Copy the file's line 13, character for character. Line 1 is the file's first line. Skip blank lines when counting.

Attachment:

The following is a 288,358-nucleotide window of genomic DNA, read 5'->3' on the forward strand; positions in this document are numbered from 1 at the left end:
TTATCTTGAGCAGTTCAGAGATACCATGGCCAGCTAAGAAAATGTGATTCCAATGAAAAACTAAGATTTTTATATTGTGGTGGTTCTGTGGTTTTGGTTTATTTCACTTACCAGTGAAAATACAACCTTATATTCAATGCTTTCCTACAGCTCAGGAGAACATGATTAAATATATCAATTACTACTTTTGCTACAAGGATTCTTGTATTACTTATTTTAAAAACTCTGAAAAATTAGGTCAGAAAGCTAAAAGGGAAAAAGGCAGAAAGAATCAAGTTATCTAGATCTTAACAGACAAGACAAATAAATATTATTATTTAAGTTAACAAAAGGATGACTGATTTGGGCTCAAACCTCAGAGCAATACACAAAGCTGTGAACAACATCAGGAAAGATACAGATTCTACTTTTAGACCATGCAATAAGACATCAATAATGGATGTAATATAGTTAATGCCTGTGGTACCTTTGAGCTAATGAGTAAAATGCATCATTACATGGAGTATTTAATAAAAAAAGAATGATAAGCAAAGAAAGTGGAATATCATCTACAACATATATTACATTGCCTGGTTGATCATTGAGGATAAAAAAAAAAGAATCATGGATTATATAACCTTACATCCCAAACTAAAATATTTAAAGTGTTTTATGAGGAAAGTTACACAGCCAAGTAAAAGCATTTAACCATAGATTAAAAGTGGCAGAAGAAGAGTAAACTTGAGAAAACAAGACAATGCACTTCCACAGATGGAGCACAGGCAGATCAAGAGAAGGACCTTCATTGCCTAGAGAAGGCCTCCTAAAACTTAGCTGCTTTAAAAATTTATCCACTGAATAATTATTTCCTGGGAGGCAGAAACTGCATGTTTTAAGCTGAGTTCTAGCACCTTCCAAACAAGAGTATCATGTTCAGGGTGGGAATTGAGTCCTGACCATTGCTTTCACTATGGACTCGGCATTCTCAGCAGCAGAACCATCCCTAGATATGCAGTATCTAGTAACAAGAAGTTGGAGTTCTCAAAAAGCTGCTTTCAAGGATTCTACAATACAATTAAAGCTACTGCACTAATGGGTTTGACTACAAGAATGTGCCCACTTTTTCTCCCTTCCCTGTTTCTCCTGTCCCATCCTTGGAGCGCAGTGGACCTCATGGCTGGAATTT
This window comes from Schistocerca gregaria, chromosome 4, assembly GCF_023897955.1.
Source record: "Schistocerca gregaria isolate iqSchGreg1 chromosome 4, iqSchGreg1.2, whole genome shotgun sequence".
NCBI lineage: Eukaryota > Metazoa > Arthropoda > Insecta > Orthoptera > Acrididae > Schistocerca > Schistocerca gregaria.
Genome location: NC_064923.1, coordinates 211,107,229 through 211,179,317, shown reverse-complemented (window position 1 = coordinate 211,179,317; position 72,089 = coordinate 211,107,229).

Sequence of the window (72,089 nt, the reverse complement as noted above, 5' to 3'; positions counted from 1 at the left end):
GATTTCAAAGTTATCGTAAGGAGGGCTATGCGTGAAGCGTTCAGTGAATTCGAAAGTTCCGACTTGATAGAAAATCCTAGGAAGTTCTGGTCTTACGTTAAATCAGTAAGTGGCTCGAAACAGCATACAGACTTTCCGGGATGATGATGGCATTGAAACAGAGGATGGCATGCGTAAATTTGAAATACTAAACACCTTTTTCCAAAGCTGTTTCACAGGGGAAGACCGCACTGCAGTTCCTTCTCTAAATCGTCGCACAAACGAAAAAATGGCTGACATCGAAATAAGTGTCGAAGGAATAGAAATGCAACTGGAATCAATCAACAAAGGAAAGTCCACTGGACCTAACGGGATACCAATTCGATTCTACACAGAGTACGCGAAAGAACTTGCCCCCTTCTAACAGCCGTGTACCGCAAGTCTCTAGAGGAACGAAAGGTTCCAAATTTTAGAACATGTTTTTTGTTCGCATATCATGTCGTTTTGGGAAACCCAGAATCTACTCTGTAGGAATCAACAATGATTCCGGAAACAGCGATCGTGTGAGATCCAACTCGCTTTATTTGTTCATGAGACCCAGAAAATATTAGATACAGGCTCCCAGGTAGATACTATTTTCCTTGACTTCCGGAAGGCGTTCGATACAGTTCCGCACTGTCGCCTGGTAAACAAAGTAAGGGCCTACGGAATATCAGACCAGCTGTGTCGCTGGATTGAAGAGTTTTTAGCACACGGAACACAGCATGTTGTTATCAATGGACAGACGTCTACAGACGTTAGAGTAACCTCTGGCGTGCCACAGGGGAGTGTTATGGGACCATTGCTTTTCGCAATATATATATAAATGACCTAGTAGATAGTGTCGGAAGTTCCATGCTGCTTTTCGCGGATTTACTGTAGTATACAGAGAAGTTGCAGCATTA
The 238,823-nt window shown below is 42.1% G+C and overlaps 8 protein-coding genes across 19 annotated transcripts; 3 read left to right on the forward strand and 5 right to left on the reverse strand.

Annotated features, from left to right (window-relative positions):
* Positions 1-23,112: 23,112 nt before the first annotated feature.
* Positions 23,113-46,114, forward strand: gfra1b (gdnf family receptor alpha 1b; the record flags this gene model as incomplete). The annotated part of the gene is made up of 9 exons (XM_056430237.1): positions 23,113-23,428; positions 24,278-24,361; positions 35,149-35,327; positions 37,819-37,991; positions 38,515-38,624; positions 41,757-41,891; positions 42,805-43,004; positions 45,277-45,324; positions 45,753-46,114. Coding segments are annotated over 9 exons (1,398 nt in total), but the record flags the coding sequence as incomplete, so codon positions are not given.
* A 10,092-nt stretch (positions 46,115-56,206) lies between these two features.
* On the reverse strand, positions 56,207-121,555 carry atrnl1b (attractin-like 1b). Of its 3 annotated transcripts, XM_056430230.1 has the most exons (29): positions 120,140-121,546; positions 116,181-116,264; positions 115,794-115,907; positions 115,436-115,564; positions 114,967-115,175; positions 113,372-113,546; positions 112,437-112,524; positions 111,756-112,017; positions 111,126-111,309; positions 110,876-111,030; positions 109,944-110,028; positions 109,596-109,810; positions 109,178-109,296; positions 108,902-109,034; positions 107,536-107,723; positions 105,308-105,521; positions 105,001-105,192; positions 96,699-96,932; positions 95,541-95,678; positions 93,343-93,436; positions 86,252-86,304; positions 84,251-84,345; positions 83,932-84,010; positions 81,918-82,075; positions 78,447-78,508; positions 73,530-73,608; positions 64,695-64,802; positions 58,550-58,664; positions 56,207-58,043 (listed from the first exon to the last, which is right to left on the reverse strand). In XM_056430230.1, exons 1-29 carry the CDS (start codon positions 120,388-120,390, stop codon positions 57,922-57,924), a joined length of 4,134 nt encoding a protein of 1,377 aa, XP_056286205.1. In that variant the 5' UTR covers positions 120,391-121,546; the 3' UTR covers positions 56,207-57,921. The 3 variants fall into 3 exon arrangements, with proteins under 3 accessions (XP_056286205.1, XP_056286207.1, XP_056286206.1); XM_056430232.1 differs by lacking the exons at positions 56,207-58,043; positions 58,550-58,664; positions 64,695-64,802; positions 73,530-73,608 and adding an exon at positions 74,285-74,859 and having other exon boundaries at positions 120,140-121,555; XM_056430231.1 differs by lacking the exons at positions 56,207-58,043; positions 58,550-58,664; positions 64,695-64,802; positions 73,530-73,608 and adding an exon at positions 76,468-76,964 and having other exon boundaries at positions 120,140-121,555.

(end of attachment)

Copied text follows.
* A 10,092-nt stretch (positions 46,115-56,206) lies between these two features.